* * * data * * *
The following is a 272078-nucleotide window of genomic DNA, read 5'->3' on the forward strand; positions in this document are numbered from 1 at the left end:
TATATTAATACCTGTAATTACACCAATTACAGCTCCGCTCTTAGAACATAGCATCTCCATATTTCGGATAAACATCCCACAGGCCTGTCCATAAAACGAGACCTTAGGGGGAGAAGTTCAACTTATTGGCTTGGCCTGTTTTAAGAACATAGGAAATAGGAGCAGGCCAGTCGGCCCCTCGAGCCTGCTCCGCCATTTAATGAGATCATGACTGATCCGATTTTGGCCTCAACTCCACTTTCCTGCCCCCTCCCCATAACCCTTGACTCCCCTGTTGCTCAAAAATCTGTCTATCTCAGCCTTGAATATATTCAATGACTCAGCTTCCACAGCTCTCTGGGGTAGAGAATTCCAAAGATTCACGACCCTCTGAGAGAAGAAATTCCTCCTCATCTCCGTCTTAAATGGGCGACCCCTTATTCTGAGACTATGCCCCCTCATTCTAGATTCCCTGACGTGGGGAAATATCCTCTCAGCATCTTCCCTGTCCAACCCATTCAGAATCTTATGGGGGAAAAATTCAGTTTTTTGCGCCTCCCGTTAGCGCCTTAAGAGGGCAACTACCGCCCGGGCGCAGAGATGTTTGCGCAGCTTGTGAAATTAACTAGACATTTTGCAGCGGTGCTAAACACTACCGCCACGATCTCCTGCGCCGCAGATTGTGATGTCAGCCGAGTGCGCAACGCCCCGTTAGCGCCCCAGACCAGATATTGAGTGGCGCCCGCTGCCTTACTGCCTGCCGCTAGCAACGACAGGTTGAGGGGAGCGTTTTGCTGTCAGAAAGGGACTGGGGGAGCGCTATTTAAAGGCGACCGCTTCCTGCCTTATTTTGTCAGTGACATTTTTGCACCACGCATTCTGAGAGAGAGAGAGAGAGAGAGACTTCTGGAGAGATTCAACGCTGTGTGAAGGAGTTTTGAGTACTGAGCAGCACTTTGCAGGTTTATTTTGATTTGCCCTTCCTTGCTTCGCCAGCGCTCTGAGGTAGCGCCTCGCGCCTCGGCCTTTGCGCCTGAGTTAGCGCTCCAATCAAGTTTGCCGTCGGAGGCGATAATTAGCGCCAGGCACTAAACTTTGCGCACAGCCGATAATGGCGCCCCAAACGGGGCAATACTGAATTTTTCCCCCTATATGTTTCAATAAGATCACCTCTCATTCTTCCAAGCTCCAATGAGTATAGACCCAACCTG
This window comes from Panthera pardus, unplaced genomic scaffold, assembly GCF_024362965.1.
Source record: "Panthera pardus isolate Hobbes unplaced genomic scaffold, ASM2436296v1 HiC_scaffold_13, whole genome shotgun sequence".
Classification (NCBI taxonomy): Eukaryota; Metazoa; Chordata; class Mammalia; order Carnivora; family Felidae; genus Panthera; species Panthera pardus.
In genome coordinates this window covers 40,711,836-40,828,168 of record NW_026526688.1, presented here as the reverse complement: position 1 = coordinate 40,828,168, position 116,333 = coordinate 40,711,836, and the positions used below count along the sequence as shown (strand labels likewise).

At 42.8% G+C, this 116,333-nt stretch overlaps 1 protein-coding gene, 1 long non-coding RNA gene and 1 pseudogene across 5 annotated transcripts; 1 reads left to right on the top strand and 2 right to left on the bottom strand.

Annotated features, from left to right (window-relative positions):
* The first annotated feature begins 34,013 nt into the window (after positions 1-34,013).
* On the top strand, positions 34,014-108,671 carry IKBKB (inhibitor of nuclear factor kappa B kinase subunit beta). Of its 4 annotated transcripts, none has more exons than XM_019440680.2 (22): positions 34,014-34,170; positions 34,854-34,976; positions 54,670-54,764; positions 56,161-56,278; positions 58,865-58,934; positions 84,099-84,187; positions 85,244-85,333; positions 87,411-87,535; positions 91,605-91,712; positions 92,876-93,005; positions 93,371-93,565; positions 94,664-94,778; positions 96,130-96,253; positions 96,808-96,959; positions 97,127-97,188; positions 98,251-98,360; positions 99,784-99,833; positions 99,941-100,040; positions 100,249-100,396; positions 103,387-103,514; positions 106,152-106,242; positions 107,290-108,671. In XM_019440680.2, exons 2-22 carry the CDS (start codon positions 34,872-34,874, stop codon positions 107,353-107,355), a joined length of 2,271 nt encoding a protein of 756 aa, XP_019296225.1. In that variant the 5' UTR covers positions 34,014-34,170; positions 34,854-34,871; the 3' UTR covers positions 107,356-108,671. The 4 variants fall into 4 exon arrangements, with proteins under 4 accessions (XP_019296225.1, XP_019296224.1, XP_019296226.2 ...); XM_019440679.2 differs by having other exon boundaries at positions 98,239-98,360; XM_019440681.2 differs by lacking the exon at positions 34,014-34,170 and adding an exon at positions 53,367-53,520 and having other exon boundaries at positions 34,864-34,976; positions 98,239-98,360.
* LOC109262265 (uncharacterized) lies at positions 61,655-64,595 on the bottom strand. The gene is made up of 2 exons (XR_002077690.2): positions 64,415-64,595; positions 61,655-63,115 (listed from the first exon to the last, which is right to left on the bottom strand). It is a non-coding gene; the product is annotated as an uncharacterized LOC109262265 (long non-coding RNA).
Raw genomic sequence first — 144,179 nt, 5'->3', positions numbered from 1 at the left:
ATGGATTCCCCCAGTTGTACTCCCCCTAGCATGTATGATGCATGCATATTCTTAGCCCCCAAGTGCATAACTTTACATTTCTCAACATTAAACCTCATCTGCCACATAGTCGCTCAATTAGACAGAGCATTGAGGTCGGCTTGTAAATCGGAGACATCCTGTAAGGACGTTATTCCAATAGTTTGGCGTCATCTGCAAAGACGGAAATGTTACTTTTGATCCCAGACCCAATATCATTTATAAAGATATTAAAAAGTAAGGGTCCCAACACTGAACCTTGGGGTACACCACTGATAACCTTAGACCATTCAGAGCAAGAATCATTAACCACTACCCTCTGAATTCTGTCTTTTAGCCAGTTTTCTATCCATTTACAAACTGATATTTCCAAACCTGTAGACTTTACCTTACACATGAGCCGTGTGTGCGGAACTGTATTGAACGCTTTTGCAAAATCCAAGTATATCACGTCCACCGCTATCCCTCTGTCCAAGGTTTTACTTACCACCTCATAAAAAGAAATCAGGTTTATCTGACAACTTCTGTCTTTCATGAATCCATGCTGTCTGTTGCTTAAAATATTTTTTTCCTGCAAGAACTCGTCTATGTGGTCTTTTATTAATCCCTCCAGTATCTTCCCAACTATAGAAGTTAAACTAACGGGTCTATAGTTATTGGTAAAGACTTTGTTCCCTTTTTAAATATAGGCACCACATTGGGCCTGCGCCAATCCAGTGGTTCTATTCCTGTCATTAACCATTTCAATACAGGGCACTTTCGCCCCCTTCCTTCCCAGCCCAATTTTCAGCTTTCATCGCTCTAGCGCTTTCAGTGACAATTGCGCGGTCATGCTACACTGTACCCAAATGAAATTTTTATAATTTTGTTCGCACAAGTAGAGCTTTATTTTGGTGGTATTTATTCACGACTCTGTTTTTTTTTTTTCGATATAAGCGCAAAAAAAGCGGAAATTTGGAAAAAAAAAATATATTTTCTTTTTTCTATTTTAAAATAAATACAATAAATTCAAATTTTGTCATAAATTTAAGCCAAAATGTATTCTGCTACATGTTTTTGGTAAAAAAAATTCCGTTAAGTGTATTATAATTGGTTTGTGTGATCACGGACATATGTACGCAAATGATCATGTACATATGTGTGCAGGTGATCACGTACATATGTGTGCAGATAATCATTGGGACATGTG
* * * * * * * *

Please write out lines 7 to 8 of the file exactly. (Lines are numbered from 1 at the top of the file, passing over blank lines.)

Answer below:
At 42.8% G+C, this 116,333-nt stretch overlaps 1 protein-coding gene, 1 long non-coding RNA gene and 1 pseudogene across 5 annotated transcripts; 1 reads left to right on the top strand and 2 right to left on the bottom strand.

Annotated features, from left to right (window-relative positions):